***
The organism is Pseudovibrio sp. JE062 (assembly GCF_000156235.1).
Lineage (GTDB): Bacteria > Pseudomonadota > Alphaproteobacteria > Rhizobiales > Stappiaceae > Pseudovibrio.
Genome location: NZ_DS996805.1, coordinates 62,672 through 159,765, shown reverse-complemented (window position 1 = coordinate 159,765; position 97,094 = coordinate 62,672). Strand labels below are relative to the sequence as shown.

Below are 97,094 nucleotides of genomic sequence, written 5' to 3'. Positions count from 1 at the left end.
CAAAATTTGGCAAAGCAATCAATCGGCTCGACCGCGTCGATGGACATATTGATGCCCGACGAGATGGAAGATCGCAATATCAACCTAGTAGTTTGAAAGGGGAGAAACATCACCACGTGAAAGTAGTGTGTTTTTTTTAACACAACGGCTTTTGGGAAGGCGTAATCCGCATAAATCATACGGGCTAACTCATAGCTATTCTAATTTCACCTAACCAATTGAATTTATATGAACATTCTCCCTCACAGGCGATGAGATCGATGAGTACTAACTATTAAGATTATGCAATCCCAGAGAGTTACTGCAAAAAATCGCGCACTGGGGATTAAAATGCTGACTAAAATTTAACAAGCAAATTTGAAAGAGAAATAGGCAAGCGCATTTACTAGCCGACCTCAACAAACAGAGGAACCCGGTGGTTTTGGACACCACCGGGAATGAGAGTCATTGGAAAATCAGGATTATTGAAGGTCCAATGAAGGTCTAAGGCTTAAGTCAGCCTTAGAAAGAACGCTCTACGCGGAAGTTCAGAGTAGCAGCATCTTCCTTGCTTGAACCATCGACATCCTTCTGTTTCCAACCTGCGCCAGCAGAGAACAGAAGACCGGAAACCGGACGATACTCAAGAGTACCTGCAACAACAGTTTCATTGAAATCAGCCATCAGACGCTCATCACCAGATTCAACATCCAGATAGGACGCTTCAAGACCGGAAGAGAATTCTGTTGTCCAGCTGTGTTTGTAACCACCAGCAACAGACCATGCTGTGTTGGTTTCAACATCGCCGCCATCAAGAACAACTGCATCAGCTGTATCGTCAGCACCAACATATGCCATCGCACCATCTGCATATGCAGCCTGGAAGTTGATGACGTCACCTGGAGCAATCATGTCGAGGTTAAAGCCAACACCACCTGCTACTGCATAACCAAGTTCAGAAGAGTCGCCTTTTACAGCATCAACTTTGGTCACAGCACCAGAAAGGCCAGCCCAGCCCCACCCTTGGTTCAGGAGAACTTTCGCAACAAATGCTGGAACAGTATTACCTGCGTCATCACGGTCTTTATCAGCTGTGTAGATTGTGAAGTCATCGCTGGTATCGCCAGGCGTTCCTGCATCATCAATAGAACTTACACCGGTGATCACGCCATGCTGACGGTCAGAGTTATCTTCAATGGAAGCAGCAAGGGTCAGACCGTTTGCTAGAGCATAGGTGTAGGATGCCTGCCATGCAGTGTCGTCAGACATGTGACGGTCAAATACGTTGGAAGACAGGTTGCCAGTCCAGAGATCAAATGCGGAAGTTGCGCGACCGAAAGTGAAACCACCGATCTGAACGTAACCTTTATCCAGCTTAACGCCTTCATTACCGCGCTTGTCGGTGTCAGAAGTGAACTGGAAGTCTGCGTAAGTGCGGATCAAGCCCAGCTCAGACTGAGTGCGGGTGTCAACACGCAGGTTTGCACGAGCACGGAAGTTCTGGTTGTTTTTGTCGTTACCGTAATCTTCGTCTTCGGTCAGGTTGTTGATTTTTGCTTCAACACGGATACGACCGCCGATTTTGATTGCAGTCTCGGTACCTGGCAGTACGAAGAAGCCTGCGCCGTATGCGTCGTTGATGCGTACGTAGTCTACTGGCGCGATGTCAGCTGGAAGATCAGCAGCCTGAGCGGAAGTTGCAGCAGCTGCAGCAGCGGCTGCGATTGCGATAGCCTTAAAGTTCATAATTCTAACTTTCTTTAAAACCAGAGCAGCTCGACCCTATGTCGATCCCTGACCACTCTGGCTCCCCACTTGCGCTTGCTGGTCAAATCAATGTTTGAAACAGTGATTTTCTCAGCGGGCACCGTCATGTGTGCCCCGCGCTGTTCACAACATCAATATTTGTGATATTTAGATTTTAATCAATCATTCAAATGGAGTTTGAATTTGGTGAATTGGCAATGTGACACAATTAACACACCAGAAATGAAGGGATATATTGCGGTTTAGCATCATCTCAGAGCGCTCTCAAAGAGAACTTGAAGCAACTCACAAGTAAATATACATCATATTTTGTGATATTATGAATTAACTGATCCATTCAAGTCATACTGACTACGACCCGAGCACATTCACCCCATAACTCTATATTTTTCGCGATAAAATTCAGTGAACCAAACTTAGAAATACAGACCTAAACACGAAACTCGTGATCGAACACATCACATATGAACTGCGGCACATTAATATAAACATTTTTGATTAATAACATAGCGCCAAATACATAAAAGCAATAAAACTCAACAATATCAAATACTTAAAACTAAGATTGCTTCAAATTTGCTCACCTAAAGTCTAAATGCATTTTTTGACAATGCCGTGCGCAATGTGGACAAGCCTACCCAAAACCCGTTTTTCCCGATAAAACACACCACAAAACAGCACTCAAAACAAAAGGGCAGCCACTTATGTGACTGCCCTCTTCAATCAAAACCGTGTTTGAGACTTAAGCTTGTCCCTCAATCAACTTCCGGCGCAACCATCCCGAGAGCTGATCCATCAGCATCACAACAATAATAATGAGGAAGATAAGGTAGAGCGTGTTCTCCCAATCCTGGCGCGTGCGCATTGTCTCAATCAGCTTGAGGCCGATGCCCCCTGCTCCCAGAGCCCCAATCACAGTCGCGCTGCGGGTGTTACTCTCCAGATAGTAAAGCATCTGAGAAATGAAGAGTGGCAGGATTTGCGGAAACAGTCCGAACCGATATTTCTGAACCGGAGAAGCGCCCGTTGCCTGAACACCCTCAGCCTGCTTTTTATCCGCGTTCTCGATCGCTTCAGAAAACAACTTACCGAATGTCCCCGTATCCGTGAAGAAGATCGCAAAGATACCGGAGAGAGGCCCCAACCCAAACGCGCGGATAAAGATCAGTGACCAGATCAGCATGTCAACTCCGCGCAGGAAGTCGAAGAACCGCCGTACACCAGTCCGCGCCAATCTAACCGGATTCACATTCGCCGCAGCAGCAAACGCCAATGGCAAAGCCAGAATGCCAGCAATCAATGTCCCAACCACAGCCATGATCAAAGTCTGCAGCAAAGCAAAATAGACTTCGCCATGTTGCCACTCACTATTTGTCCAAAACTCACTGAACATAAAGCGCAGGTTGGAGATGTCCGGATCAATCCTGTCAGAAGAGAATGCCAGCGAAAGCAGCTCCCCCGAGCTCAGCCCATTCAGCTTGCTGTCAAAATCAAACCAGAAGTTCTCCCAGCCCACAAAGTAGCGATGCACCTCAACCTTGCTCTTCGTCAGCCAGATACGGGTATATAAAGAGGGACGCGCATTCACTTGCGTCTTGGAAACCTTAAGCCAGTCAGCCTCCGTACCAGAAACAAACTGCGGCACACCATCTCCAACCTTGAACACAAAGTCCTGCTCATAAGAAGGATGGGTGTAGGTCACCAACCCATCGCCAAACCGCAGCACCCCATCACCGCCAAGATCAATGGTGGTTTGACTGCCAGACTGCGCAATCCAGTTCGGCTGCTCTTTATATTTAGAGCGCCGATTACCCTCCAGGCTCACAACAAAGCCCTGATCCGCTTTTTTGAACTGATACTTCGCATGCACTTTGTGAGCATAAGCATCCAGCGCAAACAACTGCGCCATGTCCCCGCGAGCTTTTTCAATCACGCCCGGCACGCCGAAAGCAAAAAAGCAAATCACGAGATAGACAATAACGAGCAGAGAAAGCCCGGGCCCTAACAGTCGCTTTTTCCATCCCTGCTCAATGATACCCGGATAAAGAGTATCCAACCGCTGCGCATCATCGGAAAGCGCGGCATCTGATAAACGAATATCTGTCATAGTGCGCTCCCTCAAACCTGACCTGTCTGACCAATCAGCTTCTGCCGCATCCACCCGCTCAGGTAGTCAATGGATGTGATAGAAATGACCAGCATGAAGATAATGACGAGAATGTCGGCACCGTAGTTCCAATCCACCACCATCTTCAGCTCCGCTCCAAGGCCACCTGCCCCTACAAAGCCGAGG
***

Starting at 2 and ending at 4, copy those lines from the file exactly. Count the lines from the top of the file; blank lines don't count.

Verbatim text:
Lineage (GTDB): Bacteria > Pseudomonadota > Alphaproteobacteria > Rhizobiales > Stappiaceae > Pseudovibrio.
Genome location: NZ_DS996805.1, coordinates 62,672 through 159,765, shown reverse-complemented (window position 1 = coordinate 159,765; position 97,094 = coordinate 62,672). Strand labels below are relative to the sequence as shown.

Below are 97,094 nucleotides of genomic sequence, written 5' to 3'. Positions count from 1 at the left end.